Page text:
Process Improvement

Often the deepest changes in organizations are ones that make work less confusing, easier to understand, and simpler to accomplish. Much of the excessive cost and complexity of modern work can be reduced or eliminated through process improvement. We teach and consult about process improvement in three ways.

First, we conduct independent assessments of an organization’s major processes, through interviews of its people and examinations of its workplace, technology, records, and reports. We also often interview customers and suppliers who participate in these processes. Then we recommend methods to improve these processes to increase quality, reduce cost, and improve delivery.

Second, we teach the principles of lean thinking and lean methods to make processes efficient, effective, and replicable. We especially find that executives and managers benefit from learning these ideas and methods so they can build a vision of a company or department that is more nimble and responsive to customers and market demands.

Third, and often our favorite way, we conduct Rapid Process Improvement (RPI) workshops. By combining learning with doing, and focusing efforts in intense five-day periods, RPI workshops provide rapid analysis and implementation of process changes. For these workshops we insist on the “Three Actuals.” We go to the actual place, work with the actual people, on the actual process. Processes are analyzed and diagrammed, walked and timed, then radically improved to more efficient, more humane, and less costly processes by people that will implement the new processes the next week!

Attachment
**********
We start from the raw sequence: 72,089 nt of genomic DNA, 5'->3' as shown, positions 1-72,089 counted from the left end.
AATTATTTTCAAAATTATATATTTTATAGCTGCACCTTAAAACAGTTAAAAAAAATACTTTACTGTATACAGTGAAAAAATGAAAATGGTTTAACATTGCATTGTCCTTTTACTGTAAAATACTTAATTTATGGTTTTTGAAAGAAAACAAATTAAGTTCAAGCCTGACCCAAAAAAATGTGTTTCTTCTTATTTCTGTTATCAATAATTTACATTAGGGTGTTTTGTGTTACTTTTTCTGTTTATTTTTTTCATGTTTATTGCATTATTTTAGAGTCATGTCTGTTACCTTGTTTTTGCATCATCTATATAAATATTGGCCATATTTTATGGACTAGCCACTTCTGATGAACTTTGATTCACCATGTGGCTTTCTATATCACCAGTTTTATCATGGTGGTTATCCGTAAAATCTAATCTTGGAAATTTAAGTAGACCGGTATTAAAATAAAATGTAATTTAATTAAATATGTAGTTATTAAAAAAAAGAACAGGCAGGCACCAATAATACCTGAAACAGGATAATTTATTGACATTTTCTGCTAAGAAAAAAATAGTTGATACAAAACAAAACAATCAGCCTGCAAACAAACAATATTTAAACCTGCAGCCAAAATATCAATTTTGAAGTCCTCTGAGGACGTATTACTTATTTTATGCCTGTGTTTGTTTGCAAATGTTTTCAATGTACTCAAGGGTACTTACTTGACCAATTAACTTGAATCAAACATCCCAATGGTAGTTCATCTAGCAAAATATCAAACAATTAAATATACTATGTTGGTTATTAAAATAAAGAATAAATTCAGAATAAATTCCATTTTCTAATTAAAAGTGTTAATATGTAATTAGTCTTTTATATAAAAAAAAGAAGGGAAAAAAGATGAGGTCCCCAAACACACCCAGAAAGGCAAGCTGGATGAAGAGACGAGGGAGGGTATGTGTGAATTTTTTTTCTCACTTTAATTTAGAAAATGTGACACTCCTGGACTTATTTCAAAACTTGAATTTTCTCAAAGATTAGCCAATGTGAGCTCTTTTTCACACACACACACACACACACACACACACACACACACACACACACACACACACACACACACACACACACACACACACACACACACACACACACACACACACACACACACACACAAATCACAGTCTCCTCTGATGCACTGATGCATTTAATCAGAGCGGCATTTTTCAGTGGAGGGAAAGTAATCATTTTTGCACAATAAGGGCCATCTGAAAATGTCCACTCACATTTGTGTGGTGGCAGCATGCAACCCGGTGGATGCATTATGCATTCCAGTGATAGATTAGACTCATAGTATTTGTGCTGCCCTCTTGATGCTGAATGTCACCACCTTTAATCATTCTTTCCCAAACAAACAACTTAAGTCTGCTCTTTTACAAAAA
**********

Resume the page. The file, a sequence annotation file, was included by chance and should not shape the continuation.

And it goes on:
Approaches to process improvement often include efforts to:

  • Map current and future process flows, including where to measure improvements
  • Separate value-added from non-value-added activities
  • Reduce cycle time, process steps, inspections, errors, handoffs, and waste
  • Install visual controls and implement 5-S
  • Measure and increase customer focus
  • Assure continuous flow of products and services
  • Convert “push” to “pull” systems of production, distribution, and services